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Last week we talked about God’s pleasure in our good work ethic and our good attitude about work. We have a God-implanted craving to do excellent work because God is an excellent Worker.
We also said that although we would all like to have the job that was wonderful, even the crummy jobs deserve our best attitude and our best effort.
This is very much the same for our relationships. We would all love to only have relationships in our lives that are energizing, fulfilling, and win-win. But the reality is that many of our relationships may be the exact opposite of this.
Jesus said our love for others would show the world that we are His disciples. Oh yeah, and the love we show is supposed to be a “10” on the Jesus Love Scale (John 13:34-35). Why? Because that’s how Jesus loved us:
Now it is an extraordinary thing for one to give his life even for an upright man, though perhaps for a noble and lovable and generous benefactor someone might even dare to die. But God shows and clearly proves His own love for us by the fact that while we were still sinners, Christ (the Messiah, the Anointed One) died for us. (Romans 5:7-8 AMP)
Remember we said that God is Love? But love needs to have both a lover and beloved—someone reaching out and someone receiving. God is Father, Son, and Holy Spirit so God is Relational. The Father loving the Son and Spirit, the Son loving the Spirit and the Father, the Spirit loving the Father and the Son. All loving and promoting the Other.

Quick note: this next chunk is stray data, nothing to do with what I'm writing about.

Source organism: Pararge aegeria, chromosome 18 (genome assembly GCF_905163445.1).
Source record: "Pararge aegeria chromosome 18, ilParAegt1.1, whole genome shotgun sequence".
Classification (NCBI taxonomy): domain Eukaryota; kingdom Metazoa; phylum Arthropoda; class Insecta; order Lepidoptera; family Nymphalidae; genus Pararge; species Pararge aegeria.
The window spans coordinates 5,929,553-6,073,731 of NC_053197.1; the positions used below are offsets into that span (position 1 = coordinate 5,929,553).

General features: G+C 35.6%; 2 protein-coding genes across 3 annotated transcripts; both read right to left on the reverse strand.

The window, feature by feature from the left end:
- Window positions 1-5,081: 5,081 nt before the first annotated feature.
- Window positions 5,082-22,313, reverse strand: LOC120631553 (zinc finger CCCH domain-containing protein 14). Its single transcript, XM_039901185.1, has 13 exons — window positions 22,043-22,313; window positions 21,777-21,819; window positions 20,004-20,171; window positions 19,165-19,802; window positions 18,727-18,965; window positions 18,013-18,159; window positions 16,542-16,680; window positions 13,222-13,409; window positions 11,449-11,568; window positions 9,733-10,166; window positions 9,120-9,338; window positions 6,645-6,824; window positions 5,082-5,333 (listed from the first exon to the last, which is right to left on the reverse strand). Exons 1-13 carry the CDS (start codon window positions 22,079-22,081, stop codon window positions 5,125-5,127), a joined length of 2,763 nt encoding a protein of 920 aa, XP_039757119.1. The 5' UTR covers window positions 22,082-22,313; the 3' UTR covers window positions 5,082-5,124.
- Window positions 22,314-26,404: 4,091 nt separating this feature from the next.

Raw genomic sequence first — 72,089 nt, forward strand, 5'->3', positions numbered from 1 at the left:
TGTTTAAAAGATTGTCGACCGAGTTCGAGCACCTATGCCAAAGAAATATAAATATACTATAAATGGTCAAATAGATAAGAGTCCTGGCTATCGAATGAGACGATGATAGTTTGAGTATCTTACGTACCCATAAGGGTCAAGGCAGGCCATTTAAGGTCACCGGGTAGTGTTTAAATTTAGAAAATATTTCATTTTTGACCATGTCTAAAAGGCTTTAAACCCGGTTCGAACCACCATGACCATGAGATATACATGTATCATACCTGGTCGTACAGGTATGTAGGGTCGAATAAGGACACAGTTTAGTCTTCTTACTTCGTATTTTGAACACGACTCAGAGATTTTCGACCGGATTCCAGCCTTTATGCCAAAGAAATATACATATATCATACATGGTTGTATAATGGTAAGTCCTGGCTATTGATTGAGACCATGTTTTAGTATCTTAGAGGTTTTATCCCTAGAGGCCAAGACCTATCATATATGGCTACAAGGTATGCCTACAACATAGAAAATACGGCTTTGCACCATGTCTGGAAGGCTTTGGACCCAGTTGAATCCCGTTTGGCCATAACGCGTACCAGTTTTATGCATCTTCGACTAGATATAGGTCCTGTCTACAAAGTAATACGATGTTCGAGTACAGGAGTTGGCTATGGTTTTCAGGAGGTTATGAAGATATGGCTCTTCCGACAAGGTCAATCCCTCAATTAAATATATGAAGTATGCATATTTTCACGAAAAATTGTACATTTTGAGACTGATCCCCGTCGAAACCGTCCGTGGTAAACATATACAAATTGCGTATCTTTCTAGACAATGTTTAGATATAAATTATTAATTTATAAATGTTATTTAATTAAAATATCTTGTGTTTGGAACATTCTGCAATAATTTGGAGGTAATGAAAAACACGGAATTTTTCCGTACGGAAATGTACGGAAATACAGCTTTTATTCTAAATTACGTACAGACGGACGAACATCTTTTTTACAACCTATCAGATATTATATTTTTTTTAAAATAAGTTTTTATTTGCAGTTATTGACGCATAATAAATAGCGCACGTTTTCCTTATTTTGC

God is also Happy in this Relationship.
Because we are created in God’s image, we have a God-implanted craving to love and to be loved, to have meaningful companionships (Genesis 1:26; 2:18).
Remember that Jesus was all-in for us so that we could have this love relationship with God. This same passage calls us to have the same attitude as Jesus had. But we can also back up just a couple of more verses to find out what fuels the relationships that satisfy our craving for companionship and please God (Philippians 2:1-11). Those characteristics include:
- being like-minded in striving to find agreement with others
- having the same love as Jesus demonstrated
- being one in spirit—this unique Greek word reminds us we all have immortal souls. As C.S. Lewis reminded us, “It is a serious thing to live in a society of possible gods and goddesses, to remember that the dullest and most uninteresting person you talk to may one day be a creature which, if you saw it now, you would be strongly tempted to worship, or else a horror and a corruption such as you now meet, if at all, only in a nightmare. All day long we are, in some degree, helping each other to one of these destinations.”
- being one in purpose
- giving up selfish ambitions as we trade “me” for “we”
- not indulging in vain conceit, but thinking more highly of others
- being humble
- always striving to find the win-win
When Alexander Dumas wrote The Three Musketeers his Musketeers have been given a famous line: “All for one and one for all, united we stand divided we fall.” This is actually quite biblical because the Bible only has saints in the plural form, never in the singular. And the apostle Paul reminds us, “And if one member suffers, all the parts share the suffering; if one member is honored, all the members share in the enjoyment of it” (1 Corinthians 12:26 AMP).
God is pleased when our attitude about our fellow saints is all for one and one for all—when all the saints love and nurture the individual saint, and when each individual saint loves and supports all the other saints.
We were created for this. We crave this. God is pleased when we live and love like this. And this is the only way we will experience the joy of God’s favor on our relationships.
If you’ve missed any of the other messages in our series called Craving, you can find a list of all of the messages by clicking here.
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